Winning most of the municipal posts, particularly Istanbul and Ankara, has become an existential issue for the Justice and Development Party (AKP) and its leader President Recep Tayyip Erdoğan. If failing to win Ankara and Istanbul municipal posts and most of the other major cities might endanger the future of the executive presidential system, and if the Nationalist Movement Party (MHP) election support was required to defuse such a threat, was it not obvious that the “people’s Alliance” that was said to have “collapsed” would be somehow revived?
That was what happened when President Erdoğan met with MHP leader Devlet Bahçeli met last week. As if it was the same two politicians who declared just a month ago that they decided to go their separate ways at the local elections, boasted about the merits of being allies for the future of the presidential system and the country. If coming to power and consolidating power with the belief a party or individual is best fit for the wellbeing of the nation and the country is more or less what politics require, who could accuse the president and Bahçeli of joining their electoral strength to consolidate their brainchild executive presidential system.
In any case, reported progress between the “National Alliance” partners Republican People’s Party (CHP) and the Good Party (İYİ) particularly in nine major cities, including Istanbul and Ankara was compelling AKP and MHP to cooperate. Particularly if Ankara was a close race – discarding of course the widespread speculation that AKP’s Melih Gökçek lost the election but rigged the results – and in Istanbul there was only few points difference in favor of the victor AKP in the last election, there is the strong probability that collaborated CHP and the İYİ may win mayoral posts in both cities. Of course, besides collaboration of the two parties, finding proper and respectable personalities is needed for a victory. The two parties have been in such an effort “without preconditions” for some time, yet so far they could not come up with a “eureka” statement.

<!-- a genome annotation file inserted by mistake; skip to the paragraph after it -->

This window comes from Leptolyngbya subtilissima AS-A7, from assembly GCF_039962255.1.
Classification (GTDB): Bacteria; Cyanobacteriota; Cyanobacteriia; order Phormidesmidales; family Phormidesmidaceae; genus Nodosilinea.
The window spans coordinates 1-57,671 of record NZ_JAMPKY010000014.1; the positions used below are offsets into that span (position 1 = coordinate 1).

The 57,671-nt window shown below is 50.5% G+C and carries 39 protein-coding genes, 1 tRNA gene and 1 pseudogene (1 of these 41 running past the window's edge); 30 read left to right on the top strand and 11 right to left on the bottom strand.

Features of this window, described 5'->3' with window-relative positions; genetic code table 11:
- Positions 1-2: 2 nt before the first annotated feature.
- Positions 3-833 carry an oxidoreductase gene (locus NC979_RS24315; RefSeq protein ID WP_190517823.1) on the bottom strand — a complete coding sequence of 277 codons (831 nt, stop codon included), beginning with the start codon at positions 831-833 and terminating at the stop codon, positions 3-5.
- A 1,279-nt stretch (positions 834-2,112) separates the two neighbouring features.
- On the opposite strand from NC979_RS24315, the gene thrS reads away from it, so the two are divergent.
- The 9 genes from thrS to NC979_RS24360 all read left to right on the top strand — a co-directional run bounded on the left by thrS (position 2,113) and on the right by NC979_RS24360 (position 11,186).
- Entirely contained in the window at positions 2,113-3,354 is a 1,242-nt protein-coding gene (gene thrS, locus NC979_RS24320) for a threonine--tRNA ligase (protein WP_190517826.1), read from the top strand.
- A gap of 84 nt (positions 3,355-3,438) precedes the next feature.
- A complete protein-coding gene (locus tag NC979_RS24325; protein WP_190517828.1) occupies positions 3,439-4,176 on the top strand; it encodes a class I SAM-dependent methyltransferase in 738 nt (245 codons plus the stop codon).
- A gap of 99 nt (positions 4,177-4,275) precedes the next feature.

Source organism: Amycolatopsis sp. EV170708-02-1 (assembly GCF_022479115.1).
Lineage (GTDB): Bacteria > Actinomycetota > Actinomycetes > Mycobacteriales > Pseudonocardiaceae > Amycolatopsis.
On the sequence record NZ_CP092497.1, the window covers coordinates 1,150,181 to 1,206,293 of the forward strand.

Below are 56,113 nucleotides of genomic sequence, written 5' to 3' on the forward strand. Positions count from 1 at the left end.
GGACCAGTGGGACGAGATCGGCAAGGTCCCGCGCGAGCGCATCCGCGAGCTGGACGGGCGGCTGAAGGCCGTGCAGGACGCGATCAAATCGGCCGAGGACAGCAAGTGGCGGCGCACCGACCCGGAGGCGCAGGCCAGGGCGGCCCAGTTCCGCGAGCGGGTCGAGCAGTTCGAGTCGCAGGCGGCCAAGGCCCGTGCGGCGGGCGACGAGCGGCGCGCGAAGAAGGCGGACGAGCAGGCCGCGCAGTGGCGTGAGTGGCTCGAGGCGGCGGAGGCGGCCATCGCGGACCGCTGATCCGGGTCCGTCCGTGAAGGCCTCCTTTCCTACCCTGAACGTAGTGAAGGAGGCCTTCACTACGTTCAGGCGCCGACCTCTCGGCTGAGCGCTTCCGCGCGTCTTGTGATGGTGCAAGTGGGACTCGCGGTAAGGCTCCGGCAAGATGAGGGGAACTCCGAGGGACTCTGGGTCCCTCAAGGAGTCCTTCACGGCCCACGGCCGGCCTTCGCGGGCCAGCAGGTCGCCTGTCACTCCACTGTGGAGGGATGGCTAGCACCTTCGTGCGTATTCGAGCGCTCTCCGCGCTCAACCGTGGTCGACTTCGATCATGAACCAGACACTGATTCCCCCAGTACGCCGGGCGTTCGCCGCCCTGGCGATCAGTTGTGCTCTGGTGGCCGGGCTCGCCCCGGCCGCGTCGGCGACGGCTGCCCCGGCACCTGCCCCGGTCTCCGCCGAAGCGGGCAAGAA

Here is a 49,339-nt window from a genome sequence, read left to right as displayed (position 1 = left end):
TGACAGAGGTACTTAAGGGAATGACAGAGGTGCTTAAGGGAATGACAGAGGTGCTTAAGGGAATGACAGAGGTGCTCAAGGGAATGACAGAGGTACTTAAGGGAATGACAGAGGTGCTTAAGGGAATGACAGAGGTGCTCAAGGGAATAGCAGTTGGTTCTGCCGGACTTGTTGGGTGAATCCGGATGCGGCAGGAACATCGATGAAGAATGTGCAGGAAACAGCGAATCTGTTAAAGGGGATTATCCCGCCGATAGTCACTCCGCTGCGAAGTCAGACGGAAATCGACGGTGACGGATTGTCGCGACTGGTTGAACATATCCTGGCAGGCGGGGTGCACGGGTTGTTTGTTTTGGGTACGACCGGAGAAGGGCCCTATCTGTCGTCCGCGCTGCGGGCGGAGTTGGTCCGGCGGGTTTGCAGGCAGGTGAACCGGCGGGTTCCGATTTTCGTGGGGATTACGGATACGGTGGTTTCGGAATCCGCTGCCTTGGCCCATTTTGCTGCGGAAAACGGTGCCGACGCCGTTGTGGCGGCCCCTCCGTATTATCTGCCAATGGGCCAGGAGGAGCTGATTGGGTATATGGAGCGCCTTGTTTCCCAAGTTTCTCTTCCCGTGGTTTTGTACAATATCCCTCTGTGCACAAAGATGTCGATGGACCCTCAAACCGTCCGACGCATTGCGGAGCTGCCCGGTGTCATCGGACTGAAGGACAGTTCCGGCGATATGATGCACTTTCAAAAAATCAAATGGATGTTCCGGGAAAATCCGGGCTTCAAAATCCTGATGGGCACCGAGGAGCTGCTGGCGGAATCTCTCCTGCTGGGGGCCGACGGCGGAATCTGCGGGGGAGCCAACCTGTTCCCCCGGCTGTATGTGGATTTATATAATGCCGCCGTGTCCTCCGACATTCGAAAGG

MHP will not be nominating candidates for Istanbul, Ankara and İzmir. In which cities, apart Adana, Osmaniye, Mersin and probably Balıkesir the AKP will retaliate to that gesture by putting forward some placebo candidates will become in days ahead. AKP has not yet announced its candidate fir Istanbul, though it is widely expected that Parliament Speaker Binali Yıldırım will run for the biggest city of Turkey and already in talks with Erdoğan to identify candidates for the district mayoral posts of Istanbul. In İzmir former economy minister Nihat Zeybekci is announced by Erdoğan as AKP’s mayoral candidate. Can he succeed? As someone from Denizli and as a former minister he might not have much publicity problem. Yet, the city has been a stronghold of CHP and he will have to wage an uphill battle for victory.
In Ankara Erdoğan chose to nominate former Kayseri mayor, currently parliamentarian Mehmet Özhaseki. If he was running alone he probably would have no chance. Yet, it is claimed that Özhaseki’s name is whispered into Erdoğan’s ear by former mayor Gökçek who allegedly pledged to use all his influence for an electoral victory. Erdoğan would not want a Gökçek protégée at the prestigious Ankara mayoral seat, therefore probably those claims are just products of a speculative smearing campaign. Still if the CHP-İYİ alliance eventually choose Mansur Yavaş, a politician with MHP candidate who was CHP’s “failed” candidate in the last election, might put an end to conservative mayors in the capital which has been continuing since 1999.
Interesting times, as always. This country can never be boring.